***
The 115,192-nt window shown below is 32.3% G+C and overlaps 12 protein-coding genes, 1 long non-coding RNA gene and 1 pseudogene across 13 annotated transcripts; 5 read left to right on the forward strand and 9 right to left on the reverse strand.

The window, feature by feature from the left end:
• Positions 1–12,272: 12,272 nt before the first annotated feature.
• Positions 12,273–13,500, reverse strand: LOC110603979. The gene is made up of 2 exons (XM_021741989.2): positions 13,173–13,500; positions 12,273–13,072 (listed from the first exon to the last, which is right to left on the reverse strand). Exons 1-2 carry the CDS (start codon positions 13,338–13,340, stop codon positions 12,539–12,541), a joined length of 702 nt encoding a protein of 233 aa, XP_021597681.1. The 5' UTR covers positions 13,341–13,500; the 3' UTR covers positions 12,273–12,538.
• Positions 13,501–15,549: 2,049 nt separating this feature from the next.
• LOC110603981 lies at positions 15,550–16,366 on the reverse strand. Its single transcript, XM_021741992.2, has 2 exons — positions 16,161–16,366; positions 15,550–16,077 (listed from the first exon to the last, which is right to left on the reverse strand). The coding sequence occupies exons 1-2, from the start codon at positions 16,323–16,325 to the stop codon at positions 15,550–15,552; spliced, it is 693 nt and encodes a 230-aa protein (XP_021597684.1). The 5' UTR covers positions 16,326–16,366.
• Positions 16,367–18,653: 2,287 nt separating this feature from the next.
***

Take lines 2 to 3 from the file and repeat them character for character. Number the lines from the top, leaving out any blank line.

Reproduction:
The window, feature by feature from the left end:
• Positions 1–12,272: 12,272 nt before the first annotated feature.